On August 14, 2017, the Unreal Campaign gave a presentation at Pukllasunchis School in Cusco, the historical capital of Peru.
This is the third time that the Unreal Campaign has presented its program in Peru. Pukllasunchis, a private school founded in 1988, is one of the few schools in Peru that operate based on a non-traditional educational model. The educational proposal of the school revolves around the four thematic axes on which daily work is sustained: multiculturalism (with a strong presence of Quechua and Andean culture), environment (engaging in daily practices to protect the environment and recovering ancestral knowledge, gender (recognizing stereotypes and prejudices in order to reflect and act on them), and values and attitudes (solidarity, autonomy, labor, organization, and creativity).
Ms. Luisa Alvarez, INTA member, conducted the presentation for a total of over 100 students ranging in age from 14 to 17 years old. The audience also included two teachers.
The hour-long presentation included a display of the Unreal Campaign learning materials and three Unreal Campaign Spanish videos.
Ms. Ann Chaitovitz, Intellectual Property Attaché for Andean Region at the U.S. Department of Commerce, also participated, giving a 5-minute talk about the numbers and types of victims of the counterfeit industry.
During the event, students showed a great interest in trademark protection, enforcement, and the consequences of buying counterfeit goods. The students recognized that IP protection and enforcement are in alignment with the principles of their school, which fosters intellectual creativity and human values.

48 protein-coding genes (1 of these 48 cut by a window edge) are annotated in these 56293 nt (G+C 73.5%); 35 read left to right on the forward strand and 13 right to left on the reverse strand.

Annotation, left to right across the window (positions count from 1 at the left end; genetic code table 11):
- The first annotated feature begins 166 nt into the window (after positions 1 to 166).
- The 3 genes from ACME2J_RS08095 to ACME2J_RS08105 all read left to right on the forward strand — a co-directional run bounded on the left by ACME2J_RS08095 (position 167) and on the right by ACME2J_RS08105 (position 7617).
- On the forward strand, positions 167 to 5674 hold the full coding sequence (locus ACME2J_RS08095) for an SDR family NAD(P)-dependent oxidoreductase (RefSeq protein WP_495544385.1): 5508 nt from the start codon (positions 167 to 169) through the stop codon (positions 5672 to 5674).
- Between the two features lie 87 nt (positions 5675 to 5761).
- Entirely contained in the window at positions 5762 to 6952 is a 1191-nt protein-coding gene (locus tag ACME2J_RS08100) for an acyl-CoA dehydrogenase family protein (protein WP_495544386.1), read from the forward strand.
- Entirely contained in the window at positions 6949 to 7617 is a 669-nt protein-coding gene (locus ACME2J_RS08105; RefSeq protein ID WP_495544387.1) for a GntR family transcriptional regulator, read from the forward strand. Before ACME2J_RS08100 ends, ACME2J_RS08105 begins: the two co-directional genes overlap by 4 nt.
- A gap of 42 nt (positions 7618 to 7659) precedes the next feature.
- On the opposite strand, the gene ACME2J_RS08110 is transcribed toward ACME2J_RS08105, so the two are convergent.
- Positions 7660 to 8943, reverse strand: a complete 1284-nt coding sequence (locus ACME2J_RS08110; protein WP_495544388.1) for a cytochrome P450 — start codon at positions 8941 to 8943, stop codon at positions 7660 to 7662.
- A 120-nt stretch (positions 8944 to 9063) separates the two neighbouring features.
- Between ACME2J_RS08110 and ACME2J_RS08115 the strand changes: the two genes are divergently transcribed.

Students were particularly attentive when the presenters shared current examples in the local market that showed how harmful it can be to support the manufacture and sale of counterfeits.
Students also mentioned that because of Peru’s economy, many Peruvians cannot afford to buy genuine goods. Different solutions to this problem were suggested by both the presenters and the students themselves.
The session was dynamic and interactive, and students asked a lot of questions that looked ahead to what might serve them in the future when they become entrepreneurs and create their own businesses.
As usual, the part that students enjoyed the most was distinguishing fake from genuine products shown in the slide presentation. They were given the opportunity to share with the group how they had spotted the counterfeit goods. Further tips were provided as to other characteristics that might be a “red light” when making purchasing decisions.
The presenters encouraged students to “think twice” before buying counterfeit products because the counterfeit industry is not victimless. Finally, we all agreed that “if you buy peanuts, you get monkeys.”
Thank you to our 2017 Unreal Campaign sponsors for making this possible. If you are interested in become a Campaign sponsor and/or volunteering with Unreal, please contact Laura Heery (firstname.lastname@example.org).